Wednesday, July 18, 2007

What caused the changes in the size of shell ornaments?

This is a question being asked in a new paper in PLoS One

Climate Change, Genetics or Human Choice: Why Were the Shells of Mankind's Earliest Ornament Larger in the Pleistocene Than in the Holocene? by Peter R. Teske et al.

Background

The southern African tick shell, Nassarius kraussianus (Dunker, 1846), has been identified as being the earliest known ornamental object used by human beings. Shell beads dated from ~75,000 years ago (Pleistocene era) were found in a cave located on South Africa's south coast. Beads made from N. kraussianus shells have also been found in deposits in this region dating from the beginning of the Holocene era (<10,000 years ago). These younger shells were significantly smaller, a phenomenon that has been attributed to a change in human preference.

Methodology/Principal Findings

We investigated two alternative hypotheses explaining the difference in shell size: a) N. kraussianus comprises at least two genetic lineages that differ in size; b) the difference in shell size is due to phenotypic plasticity and is a function of environmental conditions. To test these hypotheses, we first reconstructed the species' phylogeographic history, and second, we measured the shell sizes of extant individuals throughout South Africa. Although two genetic lineages were identified, the sharing of haplotypes between these suggests that there is no genetic basis for the size differences. Extant individuals from the cool temperate west coast had significantly larger shells than populations in the remainder of the country, suggesting that N. kraussianus grows to a larger size in colder water.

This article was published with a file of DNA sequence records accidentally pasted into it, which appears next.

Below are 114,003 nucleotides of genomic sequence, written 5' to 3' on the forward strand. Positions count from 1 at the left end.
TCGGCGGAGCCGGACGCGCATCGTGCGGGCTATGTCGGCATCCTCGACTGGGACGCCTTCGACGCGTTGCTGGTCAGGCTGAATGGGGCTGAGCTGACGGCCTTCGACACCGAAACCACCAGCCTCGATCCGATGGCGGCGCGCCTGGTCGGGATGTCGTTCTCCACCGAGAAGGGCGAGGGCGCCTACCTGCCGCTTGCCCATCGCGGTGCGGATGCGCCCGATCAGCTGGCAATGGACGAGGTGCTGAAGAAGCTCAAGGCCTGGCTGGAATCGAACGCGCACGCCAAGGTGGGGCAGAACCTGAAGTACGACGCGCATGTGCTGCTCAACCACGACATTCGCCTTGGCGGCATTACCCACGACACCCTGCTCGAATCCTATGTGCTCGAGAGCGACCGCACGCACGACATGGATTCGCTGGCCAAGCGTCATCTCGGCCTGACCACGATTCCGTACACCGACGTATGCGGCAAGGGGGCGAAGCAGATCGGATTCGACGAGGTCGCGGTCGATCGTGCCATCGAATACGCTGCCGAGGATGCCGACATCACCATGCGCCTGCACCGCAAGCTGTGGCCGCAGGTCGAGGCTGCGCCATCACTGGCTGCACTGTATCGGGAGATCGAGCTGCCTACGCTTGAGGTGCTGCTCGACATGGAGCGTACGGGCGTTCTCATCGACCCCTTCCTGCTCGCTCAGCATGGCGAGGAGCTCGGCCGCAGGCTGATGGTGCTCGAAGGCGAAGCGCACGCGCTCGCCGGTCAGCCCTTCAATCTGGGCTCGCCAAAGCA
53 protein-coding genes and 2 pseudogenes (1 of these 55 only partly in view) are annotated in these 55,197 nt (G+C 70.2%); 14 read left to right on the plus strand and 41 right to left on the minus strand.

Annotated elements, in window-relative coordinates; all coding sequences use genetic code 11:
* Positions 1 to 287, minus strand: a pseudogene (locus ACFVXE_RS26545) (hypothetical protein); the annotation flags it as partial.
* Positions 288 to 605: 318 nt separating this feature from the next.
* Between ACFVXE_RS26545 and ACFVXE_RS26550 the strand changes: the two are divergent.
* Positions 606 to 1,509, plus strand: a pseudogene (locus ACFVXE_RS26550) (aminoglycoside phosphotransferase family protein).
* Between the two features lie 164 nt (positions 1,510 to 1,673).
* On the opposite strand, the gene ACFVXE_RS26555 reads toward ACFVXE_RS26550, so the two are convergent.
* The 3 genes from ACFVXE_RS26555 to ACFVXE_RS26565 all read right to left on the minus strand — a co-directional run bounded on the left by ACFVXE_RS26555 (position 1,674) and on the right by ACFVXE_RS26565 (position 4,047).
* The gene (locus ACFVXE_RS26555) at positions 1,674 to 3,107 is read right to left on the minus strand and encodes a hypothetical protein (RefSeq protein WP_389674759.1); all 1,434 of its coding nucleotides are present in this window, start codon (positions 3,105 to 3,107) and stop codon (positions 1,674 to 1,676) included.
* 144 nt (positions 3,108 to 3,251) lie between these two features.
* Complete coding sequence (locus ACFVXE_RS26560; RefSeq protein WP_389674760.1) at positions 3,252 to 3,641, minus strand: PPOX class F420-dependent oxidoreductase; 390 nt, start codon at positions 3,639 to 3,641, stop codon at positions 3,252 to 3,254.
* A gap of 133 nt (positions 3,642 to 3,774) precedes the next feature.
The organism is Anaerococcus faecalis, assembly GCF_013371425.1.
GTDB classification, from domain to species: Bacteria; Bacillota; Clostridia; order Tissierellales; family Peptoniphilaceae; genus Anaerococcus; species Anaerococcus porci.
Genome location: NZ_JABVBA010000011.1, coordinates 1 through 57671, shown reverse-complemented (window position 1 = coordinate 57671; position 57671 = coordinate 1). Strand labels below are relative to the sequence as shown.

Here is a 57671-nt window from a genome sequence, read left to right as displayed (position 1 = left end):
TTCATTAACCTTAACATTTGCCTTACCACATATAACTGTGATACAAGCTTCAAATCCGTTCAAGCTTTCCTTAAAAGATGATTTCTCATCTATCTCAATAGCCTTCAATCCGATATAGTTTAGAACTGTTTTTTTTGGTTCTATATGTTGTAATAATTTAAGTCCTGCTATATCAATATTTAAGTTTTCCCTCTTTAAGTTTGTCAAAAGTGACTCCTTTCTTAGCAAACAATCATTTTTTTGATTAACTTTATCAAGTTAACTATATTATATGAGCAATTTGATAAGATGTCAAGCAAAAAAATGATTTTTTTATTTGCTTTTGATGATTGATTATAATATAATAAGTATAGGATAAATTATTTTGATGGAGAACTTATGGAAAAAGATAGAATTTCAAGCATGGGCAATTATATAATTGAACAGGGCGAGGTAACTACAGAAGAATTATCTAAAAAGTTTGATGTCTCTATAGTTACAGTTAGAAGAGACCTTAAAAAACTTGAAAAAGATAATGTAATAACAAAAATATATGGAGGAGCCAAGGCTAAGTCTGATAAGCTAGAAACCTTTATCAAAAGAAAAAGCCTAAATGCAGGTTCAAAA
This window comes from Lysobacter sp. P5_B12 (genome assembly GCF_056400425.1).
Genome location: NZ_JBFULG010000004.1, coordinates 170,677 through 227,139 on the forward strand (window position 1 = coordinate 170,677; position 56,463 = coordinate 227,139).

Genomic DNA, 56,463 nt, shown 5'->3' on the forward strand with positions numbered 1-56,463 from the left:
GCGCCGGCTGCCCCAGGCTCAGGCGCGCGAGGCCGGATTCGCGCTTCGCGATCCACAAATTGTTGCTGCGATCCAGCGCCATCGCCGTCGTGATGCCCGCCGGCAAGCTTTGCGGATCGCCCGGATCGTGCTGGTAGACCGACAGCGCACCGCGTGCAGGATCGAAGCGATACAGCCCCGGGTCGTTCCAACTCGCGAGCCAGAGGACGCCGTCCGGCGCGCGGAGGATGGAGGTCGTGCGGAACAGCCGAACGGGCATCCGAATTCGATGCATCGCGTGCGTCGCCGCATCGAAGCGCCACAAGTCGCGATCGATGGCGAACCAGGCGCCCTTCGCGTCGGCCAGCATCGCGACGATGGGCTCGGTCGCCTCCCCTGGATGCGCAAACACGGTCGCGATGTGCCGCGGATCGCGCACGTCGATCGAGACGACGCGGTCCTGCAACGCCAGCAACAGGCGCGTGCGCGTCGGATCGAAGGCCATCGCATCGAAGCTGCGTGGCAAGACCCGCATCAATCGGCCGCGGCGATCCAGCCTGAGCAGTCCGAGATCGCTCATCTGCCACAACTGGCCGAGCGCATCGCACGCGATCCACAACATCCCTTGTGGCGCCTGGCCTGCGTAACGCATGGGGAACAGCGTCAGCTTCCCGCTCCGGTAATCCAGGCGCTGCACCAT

Conclusion/Significance

The decrease in fossil shell size from Pleistocene to Holocene was likely due to increased temperatures as a result of climate change at the beginning of the present interglacial period. We hypothesise that the sizes of N. kraussianus fossil shells can therefore serve as indicators of the climatic conditions that were prevalent in a particular region at the time when they were deposited. Moreover, N. kraussianus could serve as a biomonitor to study the impacts of future climate change on coastal biota in southern Africa.


I will not claim that I think this is an amazing find, but it broadens our knowledge about our early ancestors, and the condition they lived under. On top of that, the findings can be used in other fiels, as the text I quoted above shows.

Go read the article over at PLoS One.

Labels: , , ,

0 Comments:

Post a Comment

Links to this post:

Create a Link

<< Home